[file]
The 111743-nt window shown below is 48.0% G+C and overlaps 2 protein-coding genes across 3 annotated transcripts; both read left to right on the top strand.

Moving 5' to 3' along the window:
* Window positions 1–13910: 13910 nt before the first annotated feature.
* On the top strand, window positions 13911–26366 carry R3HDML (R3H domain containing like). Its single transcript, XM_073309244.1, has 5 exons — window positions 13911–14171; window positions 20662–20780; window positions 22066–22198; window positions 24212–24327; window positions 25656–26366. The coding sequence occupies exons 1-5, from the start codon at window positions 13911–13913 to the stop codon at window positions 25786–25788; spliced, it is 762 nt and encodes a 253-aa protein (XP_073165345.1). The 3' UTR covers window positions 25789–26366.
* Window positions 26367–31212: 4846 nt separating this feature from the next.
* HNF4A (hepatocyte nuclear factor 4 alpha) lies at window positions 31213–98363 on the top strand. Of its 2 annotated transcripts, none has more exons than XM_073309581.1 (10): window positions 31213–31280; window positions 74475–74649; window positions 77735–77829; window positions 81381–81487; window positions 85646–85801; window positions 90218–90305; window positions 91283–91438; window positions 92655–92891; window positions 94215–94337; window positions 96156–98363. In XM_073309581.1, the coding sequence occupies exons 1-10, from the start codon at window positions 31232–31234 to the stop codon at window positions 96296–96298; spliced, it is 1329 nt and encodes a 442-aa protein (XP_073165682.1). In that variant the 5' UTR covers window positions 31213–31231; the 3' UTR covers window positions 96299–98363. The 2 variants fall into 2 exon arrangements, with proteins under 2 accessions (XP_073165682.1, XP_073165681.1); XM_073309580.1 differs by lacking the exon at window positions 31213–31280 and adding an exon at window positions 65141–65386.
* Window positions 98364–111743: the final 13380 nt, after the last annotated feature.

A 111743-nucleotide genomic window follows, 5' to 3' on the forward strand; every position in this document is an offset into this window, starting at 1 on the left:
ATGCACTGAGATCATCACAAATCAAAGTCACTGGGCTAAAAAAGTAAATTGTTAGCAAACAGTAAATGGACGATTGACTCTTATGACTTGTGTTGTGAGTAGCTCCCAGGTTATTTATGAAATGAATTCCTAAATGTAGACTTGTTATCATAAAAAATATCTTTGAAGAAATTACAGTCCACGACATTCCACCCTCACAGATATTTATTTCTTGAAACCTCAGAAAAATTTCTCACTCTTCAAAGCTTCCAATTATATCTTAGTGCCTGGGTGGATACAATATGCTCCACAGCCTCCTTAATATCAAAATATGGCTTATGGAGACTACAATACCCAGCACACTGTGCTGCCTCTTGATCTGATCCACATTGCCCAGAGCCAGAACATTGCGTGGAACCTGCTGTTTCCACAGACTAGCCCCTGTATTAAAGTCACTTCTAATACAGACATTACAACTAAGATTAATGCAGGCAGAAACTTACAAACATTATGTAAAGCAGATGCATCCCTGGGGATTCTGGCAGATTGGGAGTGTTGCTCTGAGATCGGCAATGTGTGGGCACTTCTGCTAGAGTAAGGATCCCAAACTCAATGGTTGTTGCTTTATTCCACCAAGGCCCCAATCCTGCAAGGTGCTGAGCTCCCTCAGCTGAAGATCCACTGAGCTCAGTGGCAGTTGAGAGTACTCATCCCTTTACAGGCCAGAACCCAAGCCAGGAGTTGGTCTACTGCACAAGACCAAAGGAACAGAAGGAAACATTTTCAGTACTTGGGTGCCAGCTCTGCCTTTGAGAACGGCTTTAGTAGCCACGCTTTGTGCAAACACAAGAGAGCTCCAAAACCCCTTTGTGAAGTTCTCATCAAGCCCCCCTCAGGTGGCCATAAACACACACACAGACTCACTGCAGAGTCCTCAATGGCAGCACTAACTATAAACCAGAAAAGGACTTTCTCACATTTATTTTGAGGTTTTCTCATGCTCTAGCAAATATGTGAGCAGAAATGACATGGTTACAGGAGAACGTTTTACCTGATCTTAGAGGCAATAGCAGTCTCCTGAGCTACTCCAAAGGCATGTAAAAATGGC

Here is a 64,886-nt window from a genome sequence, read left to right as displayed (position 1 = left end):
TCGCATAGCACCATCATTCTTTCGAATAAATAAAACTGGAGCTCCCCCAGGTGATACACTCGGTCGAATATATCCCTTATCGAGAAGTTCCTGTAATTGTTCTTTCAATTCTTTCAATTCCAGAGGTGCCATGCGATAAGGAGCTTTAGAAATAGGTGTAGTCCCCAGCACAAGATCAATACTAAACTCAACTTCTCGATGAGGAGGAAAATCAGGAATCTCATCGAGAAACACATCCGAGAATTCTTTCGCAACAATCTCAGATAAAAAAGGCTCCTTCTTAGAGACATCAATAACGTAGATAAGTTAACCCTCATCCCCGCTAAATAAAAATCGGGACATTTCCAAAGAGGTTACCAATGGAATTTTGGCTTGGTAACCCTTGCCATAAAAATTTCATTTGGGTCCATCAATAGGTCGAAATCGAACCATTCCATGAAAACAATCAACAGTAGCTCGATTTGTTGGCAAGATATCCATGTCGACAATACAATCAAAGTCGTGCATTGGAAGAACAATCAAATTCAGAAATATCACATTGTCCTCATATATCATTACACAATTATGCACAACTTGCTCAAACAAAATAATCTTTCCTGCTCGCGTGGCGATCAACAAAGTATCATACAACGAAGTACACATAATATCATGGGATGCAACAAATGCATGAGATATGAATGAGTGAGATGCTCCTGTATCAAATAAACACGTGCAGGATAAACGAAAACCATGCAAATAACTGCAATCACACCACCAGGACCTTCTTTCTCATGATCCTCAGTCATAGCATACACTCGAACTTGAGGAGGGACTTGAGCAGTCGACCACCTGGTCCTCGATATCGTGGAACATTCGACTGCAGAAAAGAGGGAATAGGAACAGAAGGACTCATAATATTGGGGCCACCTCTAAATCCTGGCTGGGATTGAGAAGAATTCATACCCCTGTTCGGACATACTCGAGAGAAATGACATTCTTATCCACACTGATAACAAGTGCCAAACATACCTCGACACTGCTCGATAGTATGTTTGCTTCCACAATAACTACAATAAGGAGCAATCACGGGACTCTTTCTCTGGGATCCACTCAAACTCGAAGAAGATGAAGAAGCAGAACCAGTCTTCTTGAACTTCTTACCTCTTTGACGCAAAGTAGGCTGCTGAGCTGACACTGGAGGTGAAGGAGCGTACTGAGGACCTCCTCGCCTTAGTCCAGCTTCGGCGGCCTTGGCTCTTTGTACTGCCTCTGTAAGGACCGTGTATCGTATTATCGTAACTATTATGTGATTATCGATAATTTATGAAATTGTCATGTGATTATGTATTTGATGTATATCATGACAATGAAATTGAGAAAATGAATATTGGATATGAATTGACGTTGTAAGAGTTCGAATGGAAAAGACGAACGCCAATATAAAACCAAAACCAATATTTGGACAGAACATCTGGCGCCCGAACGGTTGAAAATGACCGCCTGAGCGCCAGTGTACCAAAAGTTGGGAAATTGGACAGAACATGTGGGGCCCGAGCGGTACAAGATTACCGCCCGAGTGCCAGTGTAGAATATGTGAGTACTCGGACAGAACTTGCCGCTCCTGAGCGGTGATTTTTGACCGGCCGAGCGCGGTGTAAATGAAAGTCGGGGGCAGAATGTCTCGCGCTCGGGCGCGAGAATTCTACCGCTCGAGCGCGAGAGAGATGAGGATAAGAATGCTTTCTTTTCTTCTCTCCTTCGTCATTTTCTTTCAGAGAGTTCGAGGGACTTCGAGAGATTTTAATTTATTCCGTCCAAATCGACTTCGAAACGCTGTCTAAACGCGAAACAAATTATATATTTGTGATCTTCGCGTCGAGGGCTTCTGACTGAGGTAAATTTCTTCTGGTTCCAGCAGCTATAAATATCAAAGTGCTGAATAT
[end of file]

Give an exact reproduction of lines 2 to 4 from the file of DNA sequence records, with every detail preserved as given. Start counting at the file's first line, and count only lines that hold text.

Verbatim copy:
Moving 5' to 3' along the window:
* Window positions 1–13910: 13910 nt before the first annotated feature.
* On the top strand, window positions 13911–26366 carry R3HDML (R3H domain containing like). Its single transcript, XM_073309244.1, has 5 exons — window positions 13911–14171; window positions 20662–20780; window positions 22066–22198; window positions 24212–24327; window positions 25656–26366. The coding sequence occupies exons 1-5, from the start codon at window positions 13911–13913 to the stop codon at window positions 25786–25788; spliced, it is 762 nt and encodes a 253-aa protein (XP_073165345.1). The 3' UTR covers window positions 25789–26366.